The ongoing power shortage across Texas has forced grid operators to take extraordinary steps to help keep power flowing over the state. Multiple companies with fabs near Austin happen to be ordered to seal down completely, including Samsung, Infineon, and NXP.

The largest immediate cause of the rolling blackouts and outages was Texas’ inability to provide sufficient gas for both electricity as well as heat. Frozen pipelines hindered electricity production across the state. There have been also reports of some problems with frozen wind turbines and decreased power output from solar, but renewables give a smaller fraction of Texas’ total electricity than natural gas. Below freezing temperatures have hobbled the entire energy infrastructure from the state. Questions are also raised concerning the tendency for infrastructure repairs to be conducted mostly in the winter months, and about the intelligence of keeping Texas’ power grid almost entirely disconnected in the rest of the nation.

Image by Samsung

The Austin American Statesman reports that plant operators were first asked to conserve energy prior to being inspired to curtail production and finally, to seal down altogether.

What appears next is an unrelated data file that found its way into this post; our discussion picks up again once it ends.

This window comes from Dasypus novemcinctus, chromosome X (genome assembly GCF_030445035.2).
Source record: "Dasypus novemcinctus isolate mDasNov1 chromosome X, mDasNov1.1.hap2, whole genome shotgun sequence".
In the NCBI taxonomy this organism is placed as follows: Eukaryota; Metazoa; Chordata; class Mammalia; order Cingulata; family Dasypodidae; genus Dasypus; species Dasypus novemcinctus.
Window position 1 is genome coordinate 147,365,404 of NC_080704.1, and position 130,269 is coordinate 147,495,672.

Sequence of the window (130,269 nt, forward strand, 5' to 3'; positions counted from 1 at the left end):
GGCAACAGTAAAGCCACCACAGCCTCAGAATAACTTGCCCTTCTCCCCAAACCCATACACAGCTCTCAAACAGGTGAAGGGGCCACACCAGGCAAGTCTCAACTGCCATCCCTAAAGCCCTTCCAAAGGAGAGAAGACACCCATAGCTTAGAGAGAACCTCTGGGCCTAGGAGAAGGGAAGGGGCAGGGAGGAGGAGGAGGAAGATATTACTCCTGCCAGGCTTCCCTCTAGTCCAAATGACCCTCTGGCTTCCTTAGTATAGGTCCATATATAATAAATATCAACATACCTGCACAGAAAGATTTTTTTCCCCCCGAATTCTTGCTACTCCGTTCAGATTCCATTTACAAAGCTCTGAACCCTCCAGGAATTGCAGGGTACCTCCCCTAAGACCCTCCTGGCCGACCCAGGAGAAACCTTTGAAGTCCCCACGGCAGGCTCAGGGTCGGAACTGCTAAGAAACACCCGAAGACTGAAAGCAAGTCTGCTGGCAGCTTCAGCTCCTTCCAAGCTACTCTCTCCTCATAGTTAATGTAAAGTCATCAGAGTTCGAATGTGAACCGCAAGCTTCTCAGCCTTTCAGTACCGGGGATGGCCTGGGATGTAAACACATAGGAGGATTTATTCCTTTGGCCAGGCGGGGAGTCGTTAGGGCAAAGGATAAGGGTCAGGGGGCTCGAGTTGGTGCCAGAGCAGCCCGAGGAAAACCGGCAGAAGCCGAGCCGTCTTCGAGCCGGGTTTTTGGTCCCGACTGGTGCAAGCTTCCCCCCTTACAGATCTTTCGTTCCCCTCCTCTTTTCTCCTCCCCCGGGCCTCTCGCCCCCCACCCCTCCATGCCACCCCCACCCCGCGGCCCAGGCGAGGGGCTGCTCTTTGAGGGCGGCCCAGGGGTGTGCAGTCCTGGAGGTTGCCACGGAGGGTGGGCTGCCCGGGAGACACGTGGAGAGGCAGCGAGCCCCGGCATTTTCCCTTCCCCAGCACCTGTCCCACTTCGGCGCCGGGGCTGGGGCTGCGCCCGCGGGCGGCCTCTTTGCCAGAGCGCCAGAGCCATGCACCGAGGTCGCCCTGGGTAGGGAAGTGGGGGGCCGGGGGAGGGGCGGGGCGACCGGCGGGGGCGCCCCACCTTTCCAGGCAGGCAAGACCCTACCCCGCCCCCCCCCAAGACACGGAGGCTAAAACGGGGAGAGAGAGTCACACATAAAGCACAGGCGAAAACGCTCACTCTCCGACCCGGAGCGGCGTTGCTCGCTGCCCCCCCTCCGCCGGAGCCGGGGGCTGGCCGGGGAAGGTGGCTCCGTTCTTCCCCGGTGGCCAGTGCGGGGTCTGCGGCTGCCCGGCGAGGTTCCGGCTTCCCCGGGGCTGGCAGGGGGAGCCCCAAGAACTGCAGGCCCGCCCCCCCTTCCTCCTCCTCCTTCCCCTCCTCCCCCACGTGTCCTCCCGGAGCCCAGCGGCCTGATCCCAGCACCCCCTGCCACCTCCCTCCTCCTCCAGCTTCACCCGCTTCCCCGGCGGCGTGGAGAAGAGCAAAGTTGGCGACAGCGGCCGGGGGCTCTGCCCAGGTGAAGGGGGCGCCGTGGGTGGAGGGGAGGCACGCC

“With prior notice, appropriate measures have safely been taken for that facilities and wafers in production,” Samsung spokeswoman Michele Glaze said. “We will resume production as soon as power is restored. We're discussing timing with the proper authorities.”

Samsung’s Austin fab builds products on 14nm, 28nm, and 32nm. Its 14nm presumably extends right down to what Samsung calls 11nm (it’s just 14nm with a few variants). Orders for Samsung 14nm chips have been demonstrated to possess surged this past year as multiple fabless Chinese companies ordered hardware, there were reports that Intel may have used Samsung like a second source for many 14nm products last year. Based on what NXP, Infineon, and Samsung were building, and how long the shutdowns last, we could see ripple effects in the larger market — though at this time, it’s anyone’s guess if you’d really be in a position to tell.

Some 200,000 individuals Austin remain without power and the article notes Austin Energy is contacting owners of buildings within the downtown area, asking to turn off skyscrapers along with other facilities to ensure that power could be redirected elsewhere. Images of brightly lit (and completely empty) skyscrapers while thousands and thousands are without power haven't gone over well.

Idling a fab in the middle of production will assuredly destroy some wafers and facilities can’t be instantly cut back as much as full speed, either. Both Texas and California grids have now buckled in various seasons, with California’s collapsing last summer and Texas’s failing this winter.